The concept of “worshipful living” is an underrated Christian practice. Most of us worship once a week (if we’re having a good week,) and while we try to model our faith every day, our usual routine doesn’t always bring us into something we would call ‘worship.’
But the way of worshipful life was a fundamental concept of the early church. It was a call to carry the life of prayer out into the community and world. Beyond a “practice what you preach” mentality, worshipful living is more about the embodied experience of faith. It means you approach everything–every word, action and interaction–as though it is an act of worship. Broadly and culturally speaking, I think we tend to file this under “a nice idea but not practical unless you happen to be a monastic desert-dweller from another century.” To our contemporary ears, it sounds idealistic at best; and at worst, sanctimonious. A pointless show of piety.
A church in the Netherlands showed us that this misconception is far from the truth. In fact, it is not only possible to worship with your whole life: it is possible to do so in a way that has nothing to do with rote appearances, and everything to do with loving your neighbor with your whole self.
A weird law in that country prohibits law enforcement from disrupting an act of worship. So when the Tamrazyans family came to the church–in danger of deportation and seeking sanctuary –the church did the only thing they knew to do: they started a worship service. And it lasted 96 days.
They weren’t going for a world record. They were just protecting their neighbors. In an epic feat that involved a rotation of over 1,000 pastors and priests–and what I can only imagine was a revolving door of worshippers– the church kept this service going for more than three months.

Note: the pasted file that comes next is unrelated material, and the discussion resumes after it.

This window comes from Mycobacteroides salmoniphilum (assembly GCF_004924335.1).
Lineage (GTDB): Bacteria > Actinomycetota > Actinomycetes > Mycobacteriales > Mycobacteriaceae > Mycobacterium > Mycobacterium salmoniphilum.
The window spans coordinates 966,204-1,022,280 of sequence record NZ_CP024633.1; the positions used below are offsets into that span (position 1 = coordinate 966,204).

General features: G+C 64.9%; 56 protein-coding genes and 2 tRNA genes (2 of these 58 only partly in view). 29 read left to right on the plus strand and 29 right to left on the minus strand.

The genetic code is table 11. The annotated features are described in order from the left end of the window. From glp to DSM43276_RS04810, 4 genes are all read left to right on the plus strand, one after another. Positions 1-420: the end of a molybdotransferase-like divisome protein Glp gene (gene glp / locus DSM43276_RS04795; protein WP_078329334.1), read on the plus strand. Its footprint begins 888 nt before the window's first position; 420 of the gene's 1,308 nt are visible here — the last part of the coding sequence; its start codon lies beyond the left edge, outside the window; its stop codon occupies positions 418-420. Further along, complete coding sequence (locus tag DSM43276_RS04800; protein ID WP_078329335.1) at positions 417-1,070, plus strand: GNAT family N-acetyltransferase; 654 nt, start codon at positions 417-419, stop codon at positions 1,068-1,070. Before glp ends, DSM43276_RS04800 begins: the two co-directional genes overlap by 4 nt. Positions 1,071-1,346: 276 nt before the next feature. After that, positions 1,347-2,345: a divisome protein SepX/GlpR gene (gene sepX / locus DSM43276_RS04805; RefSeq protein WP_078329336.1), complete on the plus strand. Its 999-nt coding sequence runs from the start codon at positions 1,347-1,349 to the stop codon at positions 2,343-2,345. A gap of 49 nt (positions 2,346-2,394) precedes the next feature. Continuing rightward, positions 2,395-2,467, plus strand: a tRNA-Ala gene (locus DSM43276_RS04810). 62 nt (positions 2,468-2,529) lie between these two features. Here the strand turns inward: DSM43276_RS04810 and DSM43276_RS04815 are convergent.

Can we just acknowledge that this is a baller move? This is like… nuns stealing the spark plugs out of the Nazis’ car in The Sound of Music cool. This is what church should be, all the time.
During these long days of prayer, over 250,000 people signed a petition to change the law that puts so many families at risk of being deported. Much like America, parts of Europe have experienced a recent resurgence of xenophobia, leading to a growing number of deportations. This act of faith and compassion on the part of one church shows that Christian public witness is still a thing. And it also reminds us of the call to ‘worship in all things,’ in ways that bring tangible change to the world around us.
The church finally ended its ever-lasting service this week when a stay of deportation was offered. And the offer extended not just to the one family–but applies to as many as 700 families that in similar circumstances.
Tell me prayer doesn’t change anything.
Since hearing this story I’ve wondered at many things. First of all, at the pastors that not only gave some of their time to lead this service, but also at the massive communication and organizing effort that must have gone into making sure someone was always leading. I think about how when one got tired, there was always another there–and another, and another–to be the body and voice of presence.
I’ve also wondered at the combined effort of the community to save its neighbors; I think about the members of this church, how they must have built time for presence in that sanctuary into the rhythm of their days. I think about what it must have taken not just to shelter that family, but also to feed and care for them. And I wonder how many people from the surrounding area who would never in life consider themselves ‘church-goers,’ might have wandered into that holy space for a just a moment to be part of something beautiful; to share a simple human moment that might mean new life for another family.
In so many ways, literal and otherwise, this is the body of Christ. This is faith embodied, and love made known in the flesh.
It just goes to show, for all the ways we might put “prayer” into a realm of the utterly spiritual and esoteric… well sometimes prayer really can change the world in the most literal ways imaginable. Especially if we are willing to put our whole bodies, our whole selves behind it.